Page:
I've built some prototypes and try to gather some data from them. Skip below the two horizontal lines to read more about it.

Original Question

Brief summary

I would like to know whether it is beneficial to add a capacitor in parallel to a CR2032 coin cell to increase its life span and protect it from occasional current spikes (15 mA) if the circuit is in power-down mode (a few µA) for the overwhelmingly majority of the time.

What I am working on

I am designing a low power door / window sensor which transmits the current state (open / closed) wirelessly. The device will be in a power-save mode most of the time and wakes up when a connected hall effect sensor detects a change, transmits and immediately goes back to sleep.

To keep it as compact as possible and low cost*, I am using the following main components (links to datasheets):

Power consumption

If we take a look at the datasheets of the devices, the power consumption is quite low when they are in power-down mode.

  • Atmega328P (@ 1 MHz int. Osc., WDT disabled): 0.1 µA
  • NRF24L01+: < 1 µA
  • DRV5032: 0.7 µA (average)

That's less than 2 µA total during sleep. But that's only theoretical of course, as decoupling capacitors et al. will add a little to it.

On the other hand, when the device is active, especially when the radio is transmitting, the current draw can increase to up to 15 mA:

  • Atmega328P: ~0.5 mA
  • NRF24L01+: 12 mA
  • DRV5032: 2 mA (peak while sensing)

The problem: Maximizing the usable capacity

CR2032 coin cells are supposed to be continuously discharged at rates far below one mA. They don't handle burst of rather high currents well, as this will lower the usable capacity considerably and can result in larger voltage drops.

To maximize the available capacity of a coin cell, a whitepaper from TI suggests to add a (100 uF, or even larger) capacitor to the circuit, which provides most of the power during those burst phases. Six years ago someone asked a similar question in this community (Pulse-powering heavy loads with a coin cell).

But what about very low duty cycles?

Both mentioned sources assume a rather "high" duty cycle of 1 - 5%. But what about a door / window sensor, where the device only powers up 10 or 20 times a day resulting in a duty cycle of 0,001% or even less?

While the capacitor seems to relieve the coin cell during phases of high current draw and thus increase the usable capacity, it also introduces a source of leakage current.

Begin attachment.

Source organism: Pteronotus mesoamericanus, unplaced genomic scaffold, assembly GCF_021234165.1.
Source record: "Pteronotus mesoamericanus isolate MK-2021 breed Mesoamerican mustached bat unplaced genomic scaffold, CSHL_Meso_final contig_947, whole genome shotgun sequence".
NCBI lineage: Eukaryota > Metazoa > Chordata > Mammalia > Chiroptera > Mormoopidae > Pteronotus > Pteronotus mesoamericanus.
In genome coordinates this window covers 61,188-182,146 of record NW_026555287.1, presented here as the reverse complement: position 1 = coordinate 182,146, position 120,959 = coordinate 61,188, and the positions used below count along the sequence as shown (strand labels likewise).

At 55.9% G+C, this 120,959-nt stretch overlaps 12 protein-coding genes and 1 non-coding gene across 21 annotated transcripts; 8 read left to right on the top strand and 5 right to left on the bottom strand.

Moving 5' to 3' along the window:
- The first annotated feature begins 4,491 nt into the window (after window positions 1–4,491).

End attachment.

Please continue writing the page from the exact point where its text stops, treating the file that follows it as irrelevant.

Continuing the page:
Considering I would use a 220 uF electrolytic capacitor of nichicon's UWX series - they are rather cheap in low volumes and only 5.4mm tall - the datasheet specifies a leakage current of up to 3 µA. This would roughly double my average current draw. (Large capacity MLCCs with X7R dielectric might have a leakage current < 0.5 µA, but cost 20+ USD a piece.)

The question is... Is it so important, to protect a coin cell from high high current peaks, even if this results in an average current draw that is twice as high as without this protection? Am I better off not using a capacitor?

(*) It's not so much about saving pennies but - for the lack of a better word - proportionality: If a 2 dollar MCU and a 1 dollar radio does the job, there is no need to use a 10+ dollar NRF5 series chip (exemplary).


I’ve now built two prototypes of the device with similar components as I’ve mentioned earlier. One of them has a 220 µF, 10V electrolytic cap of the ULD series by Nichicon, the other doesn’t. They are powered with coin cells from Sony, both from the same package.

Unfortunately, I only have a DMM to take measurements, which means measuring currents in the lower µA range won't be accurate. So I tried to get an estimate using a 100k Ω resistor in line with the power source and measured the voltage drop while the components where in power-down mode, which resulted in roughly 9 µA without and 11 µA with the additional capacitor. Those values might be reasonable, but are quite a bit higher than expected regarding the specified values in the data sheets. (Note: I took those measurements while the circuit was still on a (rather large) breadboard.)